The raw material for lithium hydroxide is lithium spodumene, which only contains about 6% lithium. Currently, mining firms ship large quantities of spodumene to processing plants in China but Tees Valley Lithium’s model will take primary lithium sulphate of between 30-50% lithium which streamlines the process.

Electric vehicle batteries require extremely pure lithium hydroxide which means exacting standards of chemical processing are required. Mr Atherley described the process as “more lab coats and computers than hi-vis and hard hats”. At the moment Tees Valley Lithium has yet to sign any contracts for supply of the raw material but is looking to to sign up mining companies in the coming months.

Tees Valley Lithium could be supplied by miners as far afield as Australia, but there is also growing potential for sources closes to home including the discovery of “globally significant” lithium deposits in Cornwall.

Mr Atherley said: “Here we are trying to decarbonise the transport industry but we’re shipping 94% waste around the world on the shipping industry – which already accounts for about 3% of the world’s carbon emissions. It doesn’t make much sense.”

He added: “Cornwall, and other companies in the UK – we think the place their product will go to will be Tees Valley Lithium, rather than shipping it all the way to China.”

Tees Valley Lithium plans staged production across four ‘trains’ – the first involving a process known as Glauber’s Salt Route – commonly used in China and Australia. It involves the raw material – lithium sulphate monohydrate (LSM) – being dissolved in water before impurities are removed in two stages.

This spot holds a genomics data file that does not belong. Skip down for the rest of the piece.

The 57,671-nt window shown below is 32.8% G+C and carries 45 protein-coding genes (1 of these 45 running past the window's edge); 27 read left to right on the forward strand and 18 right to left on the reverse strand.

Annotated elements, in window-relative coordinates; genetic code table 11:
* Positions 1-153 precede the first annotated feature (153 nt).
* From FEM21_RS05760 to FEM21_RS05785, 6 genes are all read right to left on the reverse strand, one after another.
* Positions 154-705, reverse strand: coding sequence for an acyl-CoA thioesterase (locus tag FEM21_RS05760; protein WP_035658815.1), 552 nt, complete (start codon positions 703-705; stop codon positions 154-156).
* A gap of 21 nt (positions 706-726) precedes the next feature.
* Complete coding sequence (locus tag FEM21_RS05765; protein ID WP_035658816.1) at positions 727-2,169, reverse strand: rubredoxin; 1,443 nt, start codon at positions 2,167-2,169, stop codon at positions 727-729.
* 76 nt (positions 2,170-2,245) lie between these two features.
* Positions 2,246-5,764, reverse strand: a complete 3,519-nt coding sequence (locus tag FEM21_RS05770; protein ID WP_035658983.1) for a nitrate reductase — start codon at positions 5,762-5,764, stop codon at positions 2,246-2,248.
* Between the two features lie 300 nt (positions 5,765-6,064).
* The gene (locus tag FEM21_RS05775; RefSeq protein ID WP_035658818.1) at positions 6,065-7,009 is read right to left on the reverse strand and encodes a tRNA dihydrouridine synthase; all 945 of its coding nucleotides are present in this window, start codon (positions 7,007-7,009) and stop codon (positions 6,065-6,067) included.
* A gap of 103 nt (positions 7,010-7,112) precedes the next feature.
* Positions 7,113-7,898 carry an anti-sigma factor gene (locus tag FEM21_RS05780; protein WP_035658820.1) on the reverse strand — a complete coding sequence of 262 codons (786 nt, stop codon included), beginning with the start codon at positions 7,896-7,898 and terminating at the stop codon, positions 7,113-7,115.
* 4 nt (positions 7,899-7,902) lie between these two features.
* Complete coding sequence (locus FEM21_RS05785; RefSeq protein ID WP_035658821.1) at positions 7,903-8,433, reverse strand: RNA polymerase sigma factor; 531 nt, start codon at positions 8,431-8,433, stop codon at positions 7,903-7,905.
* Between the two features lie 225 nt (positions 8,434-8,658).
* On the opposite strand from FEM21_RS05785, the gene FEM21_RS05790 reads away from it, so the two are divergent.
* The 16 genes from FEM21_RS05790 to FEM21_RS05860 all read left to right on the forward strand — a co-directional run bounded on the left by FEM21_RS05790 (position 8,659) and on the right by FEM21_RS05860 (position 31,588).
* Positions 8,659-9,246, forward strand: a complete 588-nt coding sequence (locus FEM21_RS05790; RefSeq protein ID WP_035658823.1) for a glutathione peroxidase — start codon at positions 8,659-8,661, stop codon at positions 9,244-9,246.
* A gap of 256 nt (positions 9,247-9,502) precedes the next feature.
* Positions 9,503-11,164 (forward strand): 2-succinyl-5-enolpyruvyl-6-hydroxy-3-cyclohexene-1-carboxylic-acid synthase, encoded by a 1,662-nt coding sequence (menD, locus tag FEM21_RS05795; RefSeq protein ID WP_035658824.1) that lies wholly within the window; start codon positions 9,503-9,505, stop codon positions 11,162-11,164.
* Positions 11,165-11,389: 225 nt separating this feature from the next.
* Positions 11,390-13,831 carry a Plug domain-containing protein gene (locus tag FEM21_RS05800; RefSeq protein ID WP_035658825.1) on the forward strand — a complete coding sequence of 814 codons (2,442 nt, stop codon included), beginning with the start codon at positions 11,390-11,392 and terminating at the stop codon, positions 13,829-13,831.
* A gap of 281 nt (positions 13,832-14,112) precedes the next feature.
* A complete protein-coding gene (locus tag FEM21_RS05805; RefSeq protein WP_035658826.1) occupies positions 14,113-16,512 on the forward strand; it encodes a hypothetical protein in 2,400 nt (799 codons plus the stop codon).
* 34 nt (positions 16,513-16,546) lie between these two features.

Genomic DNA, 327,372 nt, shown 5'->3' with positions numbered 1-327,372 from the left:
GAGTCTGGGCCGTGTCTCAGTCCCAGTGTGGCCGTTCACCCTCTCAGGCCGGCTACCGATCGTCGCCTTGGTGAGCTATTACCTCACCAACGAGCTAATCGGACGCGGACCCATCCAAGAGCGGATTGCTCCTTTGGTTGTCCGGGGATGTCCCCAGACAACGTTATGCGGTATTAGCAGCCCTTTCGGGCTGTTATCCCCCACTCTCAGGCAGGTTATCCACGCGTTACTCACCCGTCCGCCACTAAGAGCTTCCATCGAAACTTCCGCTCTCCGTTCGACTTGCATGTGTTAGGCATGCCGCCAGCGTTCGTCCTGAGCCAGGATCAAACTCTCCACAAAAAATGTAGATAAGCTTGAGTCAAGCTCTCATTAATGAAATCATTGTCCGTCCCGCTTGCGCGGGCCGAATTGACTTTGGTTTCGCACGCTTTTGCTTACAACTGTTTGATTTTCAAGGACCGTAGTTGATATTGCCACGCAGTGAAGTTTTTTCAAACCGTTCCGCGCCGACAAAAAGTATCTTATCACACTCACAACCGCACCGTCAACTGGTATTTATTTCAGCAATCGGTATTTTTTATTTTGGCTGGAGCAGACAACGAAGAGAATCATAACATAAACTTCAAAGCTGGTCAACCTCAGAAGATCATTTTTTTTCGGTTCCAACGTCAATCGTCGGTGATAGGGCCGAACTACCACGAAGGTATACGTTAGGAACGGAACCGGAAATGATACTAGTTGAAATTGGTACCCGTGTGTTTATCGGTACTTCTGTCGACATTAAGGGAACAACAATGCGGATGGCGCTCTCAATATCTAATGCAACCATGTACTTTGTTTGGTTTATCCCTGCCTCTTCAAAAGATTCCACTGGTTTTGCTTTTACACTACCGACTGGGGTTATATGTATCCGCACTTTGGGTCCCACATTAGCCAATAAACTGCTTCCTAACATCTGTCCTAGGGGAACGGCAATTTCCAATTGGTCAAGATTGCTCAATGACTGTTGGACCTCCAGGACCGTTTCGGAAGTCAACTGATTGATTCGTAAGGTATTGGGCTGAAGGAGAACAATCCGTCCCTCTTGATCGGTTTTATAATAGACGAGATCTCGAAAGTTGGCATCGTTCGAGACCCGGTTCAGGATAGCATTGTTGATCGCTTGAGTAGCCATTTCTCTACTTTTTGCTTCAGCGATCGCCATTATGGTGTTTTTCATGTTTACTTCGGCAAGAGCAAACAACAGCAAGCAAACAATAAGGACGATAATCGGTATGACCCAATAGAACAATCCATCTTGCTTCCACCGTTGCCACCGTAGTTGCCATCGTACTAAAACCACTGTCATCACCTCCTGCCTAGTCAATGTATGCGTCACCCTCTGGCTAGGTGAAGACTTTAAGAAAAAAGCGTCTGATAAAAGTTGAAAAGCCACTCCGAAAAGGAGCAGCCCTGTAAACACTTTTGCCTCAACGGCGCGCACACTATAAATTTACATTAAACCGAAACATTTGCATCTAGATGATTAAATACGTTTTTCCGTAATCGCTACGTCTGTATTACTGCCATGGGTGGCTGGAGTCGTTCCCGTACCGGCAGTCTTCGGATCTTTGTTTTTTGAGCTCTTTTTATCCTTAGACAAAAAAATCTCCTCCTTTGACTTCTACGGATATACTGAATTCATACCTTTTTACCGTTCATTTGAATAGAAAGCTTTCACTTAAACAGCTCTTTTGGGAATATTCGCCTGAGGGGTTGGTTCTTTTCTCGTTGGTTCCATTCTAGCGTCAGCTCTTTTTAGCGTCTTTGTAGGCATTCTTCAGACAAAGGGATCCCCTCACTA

The purified solution is then pumped to a lithium hydroxide reactor where caustic is added to create a chemical reaction. Some of the production trains will also use processes driven by wind power from the North Sea.

Mr Atherley hailed plans to connect Teesside to the Dogger Bank windfarm, with high voltage cables being laid and onshore converter stations being built just adjacent to the Wilton International site that Tees Valley Lithium could occupy. The move will give firms like them direct access to cheap power which can be temporarily stored in batteries onsite.

“The exciting thing is that if we can get a low carbon footprint into the lithium hydroxide, this is exactly what the cathode active material makers want because ultimately, when you buy cars in Europe, they’re going to have an embedded carbon signature in them,” he said.

“That’s going to be the behavioural economics that are going to drive carbon out of the system. The European Union has already made that clear with the carbon border adjustment mechanism.

“So, if we can sell a product that is low carbon and it’s on the doorstep of the cathode active material makers we are looking at potential premiums.”

A planning application for the Wilton International site is due to be submitted this month, with approval expected by Tees Valley Lithium this summer. The firm will benefit from five years of business rates relief and discounts on land tax and stamp duty thanks to the site’s Enterprise Zone status.